(By the way, if you’re wondering how there’s nobody in the photo above, we took our pic on a slow Monday evening in the hot nano-sec between passersby. Luck. #blessed AF!)
The kind of perfectly executed and whimsically cute mural is the kind of “street art” the local community would think is “suitable” for the neighborhood. Welcome to wonderful El Segundo, a.k.a., “The Gundo.”
Pictured here is artist David Flores’s super-Instagrammable and super-cute mural depicting the classic comicstrip characters Calvin and Hobbes at the Dangerbird Records building in Los Angeles. There’s a mashup of graphic visions at play here. Flore’s work has a impressionistic illustrative style that relies on strong clean lines that organize the surfaces of his subjects into panels in various hues of a thematic color. The challenge here is rendering that style on popular characters that have an established and easily recognizable graphic identity. Calvin and Hobbes are drawn in a style by Bill Waterson, their original creator, that is distinct. Flores has managed to faithfully render Waterson’s characters and style and yet bring his recognizable aesthetic to the artwork.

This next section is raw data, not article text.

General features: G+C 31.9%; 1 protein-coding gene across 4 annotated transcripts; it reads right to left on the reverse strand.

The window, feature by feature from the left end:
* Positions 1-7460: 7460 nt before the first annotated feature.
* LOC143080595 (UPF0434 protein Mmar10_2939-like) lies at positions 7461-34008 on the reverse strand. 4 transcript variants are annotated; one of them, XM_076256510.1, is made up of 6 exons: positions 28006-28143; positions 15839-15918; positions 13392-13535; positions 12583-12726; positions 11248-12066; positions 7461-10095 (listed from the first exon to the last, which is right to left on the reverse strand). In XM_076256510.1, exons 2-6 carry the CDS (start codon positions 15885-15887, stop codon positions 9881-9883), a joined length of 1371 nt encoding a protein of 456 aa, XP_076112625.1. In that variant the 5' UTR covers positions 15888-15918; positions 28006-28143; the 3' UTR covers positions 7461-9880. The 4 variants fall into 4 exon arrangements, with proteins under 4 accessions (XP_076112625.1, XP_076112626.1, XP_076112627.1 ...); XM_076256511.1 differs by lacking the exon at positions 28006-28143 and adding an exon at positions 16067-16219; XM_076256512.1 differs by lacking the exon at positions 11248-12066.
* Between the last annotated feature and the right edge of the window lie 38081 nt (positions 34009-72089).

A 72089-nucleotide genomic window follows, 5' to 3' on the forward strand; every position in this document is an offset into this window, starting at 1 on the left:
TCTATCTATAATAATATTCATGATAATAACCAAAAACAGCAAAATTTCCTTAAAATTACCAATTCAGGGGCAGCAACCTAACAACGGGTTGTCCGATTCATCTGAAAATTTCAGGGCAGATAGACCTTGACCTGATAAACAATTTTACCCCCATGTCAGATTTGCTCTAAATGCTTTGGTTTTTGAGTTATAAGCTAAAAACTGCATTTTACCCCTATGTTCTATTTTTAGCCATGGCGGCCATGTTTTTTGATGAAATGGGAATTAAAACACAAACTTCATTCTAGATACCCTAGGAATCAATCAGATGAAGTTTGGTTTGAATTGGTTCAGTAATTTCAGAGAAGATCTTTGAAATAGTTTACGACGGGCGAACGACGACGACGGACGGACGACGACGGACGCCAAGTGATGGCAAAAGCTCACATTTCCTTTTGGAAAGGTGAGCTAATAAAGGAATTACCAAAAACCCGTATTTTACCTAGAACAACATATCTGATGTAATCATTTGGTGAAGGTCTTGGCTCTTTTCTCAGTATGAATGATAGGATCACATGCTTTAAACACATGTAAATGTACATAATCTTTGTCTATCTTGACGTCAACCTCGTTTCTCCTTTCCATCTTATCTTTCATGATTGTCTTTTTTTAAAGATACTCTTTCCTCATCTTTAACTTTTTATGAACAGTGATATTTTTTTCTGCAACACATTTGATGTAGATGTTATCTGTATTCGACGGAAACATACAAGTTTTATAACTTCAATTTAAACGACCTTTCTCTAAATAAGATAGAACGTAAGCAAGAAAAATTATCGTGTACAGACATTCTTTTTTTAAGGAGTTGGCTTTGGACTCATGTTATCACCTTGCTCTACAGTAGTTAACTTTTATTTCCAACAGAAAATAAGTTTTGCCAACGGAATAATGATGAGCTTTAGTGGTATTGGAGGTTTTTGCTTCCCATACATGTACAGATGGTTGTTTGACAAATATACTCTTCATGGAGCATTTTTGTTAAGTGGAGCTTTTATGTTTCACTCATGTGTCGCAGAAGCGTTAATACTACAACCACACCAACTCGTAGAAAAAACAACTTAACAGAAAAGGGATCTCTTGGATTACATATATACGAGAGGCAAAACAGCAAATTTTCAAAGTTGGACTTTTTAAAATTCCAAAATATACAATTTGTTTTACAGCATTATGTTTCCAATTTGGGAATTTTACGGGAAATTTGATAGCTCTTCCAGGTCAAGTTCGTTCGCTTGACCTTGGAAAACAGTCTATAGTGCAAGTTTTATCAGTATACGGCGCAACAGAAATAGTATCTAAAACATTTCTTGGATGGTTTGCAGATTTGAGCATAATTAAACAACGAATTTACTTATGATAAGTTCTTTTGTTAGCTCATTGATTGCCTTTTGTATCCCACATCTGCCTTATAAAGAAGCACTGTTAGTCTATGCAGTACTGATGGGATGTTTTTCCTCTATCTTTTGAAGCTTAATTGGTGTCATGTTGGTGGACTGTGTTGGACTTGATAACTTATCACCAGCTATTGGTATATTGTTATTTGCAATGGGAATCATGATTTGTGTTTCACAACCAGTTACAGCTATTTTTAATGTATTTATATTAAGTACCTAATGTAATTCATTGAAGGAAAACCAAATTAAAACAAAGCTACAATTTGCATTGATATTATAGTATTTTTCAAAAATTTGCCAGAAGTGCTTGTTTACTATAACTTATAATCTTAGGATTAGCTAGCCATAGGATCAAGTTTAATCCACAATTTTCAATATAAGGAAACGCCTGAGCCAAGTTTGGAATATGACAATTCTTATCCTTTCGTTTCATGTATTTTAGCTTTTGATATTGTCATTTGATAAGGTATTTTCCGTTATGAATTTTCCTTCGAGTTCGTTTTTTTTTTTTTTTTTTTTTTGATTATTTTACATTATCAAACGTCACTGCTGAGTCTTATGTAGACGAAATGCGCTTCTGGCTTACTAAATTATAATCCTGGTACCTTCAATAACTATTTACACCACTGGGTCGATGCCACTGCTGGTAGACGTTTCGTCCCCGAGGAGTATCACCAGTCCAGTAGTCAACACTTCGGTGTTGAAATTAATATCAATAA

Murals of iconic Disney cartoon character Minnie Mouse recently have been popping up at locations of the hip Alfred Coffee in Los Angeles. The one pictured here is at the third-wave coffee chain’s Studio City cafe. Minnie is shown standing in a cloud of polka dots, for which she is known. At her heels is the hastag #rockthedots. The murals are part of a recent Disney promotional campaign and collaboration with various brands that strategically coincides with National Polka Dots Day (it’s real … who knew?!?!?).